Council Greenhouse Gas Emissions Fall

Published: Thu 1 Feb 2024 11:38 AM
Council’s Climate Change Sub-committee met yesterday to receive a report on the Council’s latest emissions inventory, plus an update on the Climate Change Action Plan and hear from members of the community.
Landfill makes up 78% of greenhouse gas emissions for Council, with organic waste the biggest contributor
In 2023, greenhouse gas emissions from council-controlled operations totalled 38,761 tonnes, down 14.7% from a peak in 2020. The largest sources of emissions are the Bluegums landfill (30,426 tonnes) and wastewater treatment (3,998 tonnes).
Environmental consultancy WSP undertook the independent audit and report. Previous emissions inventories in 2019 and 2020 were also prepared by an independent consultant.
Assets and Services Manager Richard Coningham told the sub-committee that emissions peaked in 2020 due to Covid-19, when Blenheim’s waste sorting centre was closed and more waste was sent to landfill.
The report shows a step in the right direction, said Councillor Gerald Hope, who chairs the sub-committee.
“This is a whole-of-council approach to take stock of our emissions profile. While it shows improvement, it also shows where we can do better,” Clr Hope said. “We are in this together and that’s why we’re taking a coordinated approach to reduce our emissions.”
The sub-committee was formed with an initial focus on council-controlled emissions and future planning.
“This was our first meeting - the role of the sub-committee will continue to evolve,” Clr Hope said. “Our initial focus is on Council’s emissions because we need to make sure we are leading by example. We hear the calls for climate change leadership from the community and the best way to do that is to walk the talk.”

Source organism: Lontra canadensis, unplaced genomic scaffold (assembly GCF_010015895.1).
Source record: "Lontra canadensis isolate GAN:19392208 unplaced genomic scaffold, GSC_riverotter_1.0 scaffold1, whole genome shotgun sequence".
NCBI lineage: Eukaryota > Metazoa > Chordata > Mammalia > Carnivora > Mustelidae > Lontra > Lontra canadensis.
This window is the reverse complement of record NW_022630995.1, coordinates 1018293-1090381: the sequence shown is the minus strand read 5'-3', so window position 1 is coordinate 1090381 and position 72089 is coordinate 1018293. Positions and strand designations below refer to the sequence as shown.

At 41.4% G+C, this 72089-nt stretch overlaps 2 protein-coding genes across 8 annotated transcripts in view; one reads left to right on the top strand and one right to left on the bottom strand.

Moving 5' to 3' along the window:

Council’s Climate Change Action Plan outlines several actions underway to mitigate greenhouse gases, as well as how the organisation is planning for the future. Government rules will require greenwaste and food waste to be diverted from landfill by 2030. Council is also considering purchasing more hybrid vehicles as its fleet lease expires, as well as replacing old office air conditioning units for efficiency gains.
The Climate Change Action Plan also outlines how Council is planning to adapt to climate change, such as considering rising sea levels. In October 2023, the National Institute of Water and Atmospheric Research presented a Marlborough-wide assessment of potential coastal inundation influenced by sea level rise.
One of its recommendations was to undertake more advanced modelling in the Lower Wairau (including Blenheim, Rarangi to Te Pokohiwi/Boulder Bank), which is underway. Once complete, Council will work with the community on future pathways to address possible sea level rise in this area over the next 100 years.
The meeting concluded with a presentation by Climate Karanga Marlborough, a grassroots climate change group formed in 2015, and members of the public in attendance asked questions.
Further information:

Next in New Zealand politics

Penny Drops – But What About Seymour And Peters?
By: New Zealand Labour Party
PM Announces Changes To Portfolios
By: New Zealand Government
Just 1 In 6 Oppose ‘Three Strikes’ - Poll
By: Family First New Zealand
Budget Blunder Shows Nicola Willis Could Cut Recovery Funding
By: New Zealand Labour Party
Urgent Changes To System Through First RMA Amendment Bill
By: New Zealand Government
Global Military Spending Increase Threatens Humanity And The Planet
By: Peace Movement Aotearoa
View as: DESKTOP | MOBILE © Scoop Media